Now here I was, toes hanging out the too tight shoes, money catcher trousers, gut full of Collards and Warm Non Fat Dry Milk, I ran out the door to meet my men them at St. Patrick’s Elementary, up Snapper Hill where Cathedral School now stoops.

I heard the first rumblings deep in the recesses of my bowels but was already out the door, past Buzzi Quarter gas station and was up Camp Johnson Road running to meet the Lords of the Boot.

And then, the drilling began. All the schools were led by Aldolphus Shannon, General of the General Staff, which had Rosetta Stewart, and also Griselda Horace. The Colonel Staff had Willard Russell, Rosetta Randall and others, and the platoon that was to be led by the Lord of the Boot was led by Geoffrey Teteh Dapoe.

The first cramps hit me around Gabriel Cinema (the old Immigration office on Broad Street) The “gronah boys” were taunting us with this chant:

“Bungar (butt) in the trouser, puehn, puehn,

Walk like a billy goat, puehn, puehn”.

Imagine the coal tarred (asphalt) streets being too hot, the Confirmation shoes too tight, socks now ride up the crazy bone but the real trouble was the American Non Fat Milk that bloated my stomach to the point of eruption. It was ready to blow. As the beads of sweat fell down my face, like Jesus in Gethsemane I saw my disgrace in front of me as
all the contents of my gut liquefied.

I tried to squeeze out a fart. You know, to release the valves a bit as the pressure was building up to a crescendo. However as the fart came out, it was followed by a steam of stink liquefied “boot.” Eh God! where my Ma eh? O God if you alive take me to Heaven now and let me boot in a golden commode,” I prayed. Where side?

We started climbing B.W. Harris Hill. Augustine Myers, Sakpa Nynseour’s big brother, ran from the brave Platoon. As he pulled down his pants he stared at me sadly… He turned his face to the wall, strained one time, fired and found sweet release. I started crying straight!

That kind of crying we called “sneaking snot”. You exhaled and a snot bubble came out then you inhaled it back in again.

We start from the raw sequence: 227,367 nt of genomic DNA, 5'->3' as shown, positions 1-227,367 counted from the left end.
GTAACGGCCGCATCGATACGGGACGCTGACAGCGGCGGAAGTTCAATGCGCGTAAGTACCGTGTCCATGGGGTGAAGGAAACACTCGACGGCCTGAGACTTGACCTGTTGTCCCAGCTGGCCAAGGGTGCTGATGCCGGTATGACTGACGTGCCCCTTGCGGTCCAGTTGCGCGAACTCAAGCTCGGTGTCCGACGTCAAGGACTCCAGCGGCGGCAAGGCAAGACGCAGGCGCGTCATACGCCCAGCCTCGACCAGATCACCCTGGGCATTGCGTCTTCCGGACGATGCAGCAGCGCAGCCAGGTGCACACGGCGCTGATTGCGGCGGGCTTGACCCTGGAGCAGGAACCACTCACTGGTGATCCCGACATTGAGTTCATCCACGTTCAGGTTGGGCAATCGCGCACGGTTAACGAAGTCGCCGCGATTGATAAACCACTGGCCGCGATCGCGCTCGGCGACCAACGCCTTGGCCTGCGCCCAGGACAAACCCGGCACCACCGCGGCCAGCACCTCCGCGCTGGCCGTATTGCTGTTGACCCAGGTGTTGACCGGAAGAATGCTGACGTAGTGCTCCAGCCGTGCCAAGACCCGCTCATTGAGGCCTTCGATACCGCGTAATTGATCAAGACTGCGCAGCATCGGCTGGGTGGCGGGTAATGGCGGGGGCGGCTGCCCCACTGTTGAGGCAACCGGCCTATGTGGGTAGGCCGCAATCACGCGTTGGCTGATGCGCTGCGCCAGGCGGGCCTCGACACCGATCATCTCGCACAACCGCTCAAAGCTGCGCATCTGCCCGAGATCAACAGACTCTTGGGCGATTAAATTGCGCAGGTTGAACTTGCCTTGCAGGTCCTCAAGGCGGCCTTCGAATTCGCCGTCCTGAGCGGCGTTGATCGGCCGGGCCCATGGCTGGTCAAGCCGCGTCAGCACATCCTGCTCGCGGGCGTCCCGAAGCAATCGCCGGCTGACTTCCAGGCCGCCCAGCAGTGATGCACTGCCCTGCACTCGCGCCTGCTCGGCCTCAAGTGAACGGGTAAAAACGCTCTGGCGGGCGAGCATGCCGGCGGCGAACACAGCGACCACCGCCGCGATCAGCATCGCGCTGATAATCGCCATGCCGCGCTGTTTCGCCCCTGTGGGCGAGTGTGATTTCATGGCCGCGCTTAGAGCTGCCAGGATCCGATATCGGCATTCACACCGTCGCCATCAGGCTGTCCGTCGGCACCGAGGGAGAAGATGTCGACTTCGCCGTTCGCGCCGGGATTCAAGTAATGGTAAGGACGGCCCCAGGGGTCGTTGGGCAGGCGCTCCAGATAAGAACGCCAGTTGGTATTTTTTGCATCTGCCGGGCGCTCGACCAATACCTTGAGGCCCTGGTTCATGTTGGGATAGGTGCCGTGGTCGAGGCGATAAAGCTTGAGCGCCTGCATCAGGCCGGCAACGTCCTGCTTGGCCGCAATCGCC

We were turning by where Sacred Heart would later be built. The band had stopped playing and we marched to the beat of the drum as the gronah boys chanted: “Bungar in the trousers puehn puehn…”. Crispin Jones broke free and ran for the door. My friend was too weak after holding his boot back but had found sweet liberation as he clung to the school’s door. I looked at him and saw the evidence of his freedom run down his leg and into his shoes.

As we moved down Ashmun Street I shook like a man with three plus malaria. There was only one more block to go. You see, President Tubman himself was taking the eyes right at the Old Mansion.

We crossed over Michelin Street and I thought I could make it but it was “just my imagination running away with me.” I was a six year old and no match for the “gbagbati” of the Boys from West Benson Street.

Now in view was Tubman, majestic in grey pants and white shirt, smoking his cigar. We were between Randall and Mechlin when my resolve failed me. I wrapped the Liberian Flag around me and the star came right under my Bungar. Well they said ‘Bungar was in my trouser…” well, they were about to see it.

Tubman stared at me and then Willard yelled, “He coming to Pupu!” And Folks I did. As Vesuvius erupted. The white star in our flag ran brown with my lava. Tubman yelled, “No!” as I strained for the next release. My father, the Madinka man Moses Mamulu, ran across the street and grabbed me and the desecrated Liberian Flag. He threw us both into the trunk of his jalopy and drove to Coconut Plantation. There the same gronah boys took me out of the trunk and threw me into the ocean. After a while, like Jonah I crawled out of the sea.

To my fellow Platooners and front line fighters the Pupu Pots, there will be a meeting Saturday after Old Timers Basketball. We will discuss our next moves. Either we demand monetary restitution from the US of A or we put some Pupu in Plastic bags, go to West Benson Street, throw them over the fence and run like sh**… or should I say, run “from” sh**?

This, my people, I, Professor Henry M. Mamulu, son of Ora and the Madinka man, has discovered the source of the Liberian Problem. Pupu Platoon. God Bless. Amen!


  1. I, Williette Dunbar, can only say to you Mr. Mamalu that your article was immensely appreciate for the simple fact that I knew all the characters in the entire episode.May those fallen eyes righters rest in peace (specifically Rosetta Stewart). As for Willard Russell, little did I know he’d become my future nephew in law. I was raised at 21 Benson St and so imagining that West Benson St was more toward Snapper Hill.
    Anyway, to make a long matter short, I just read the story of my life. Thank you, and are you by any chance related to Vivian & Judy Mamalu?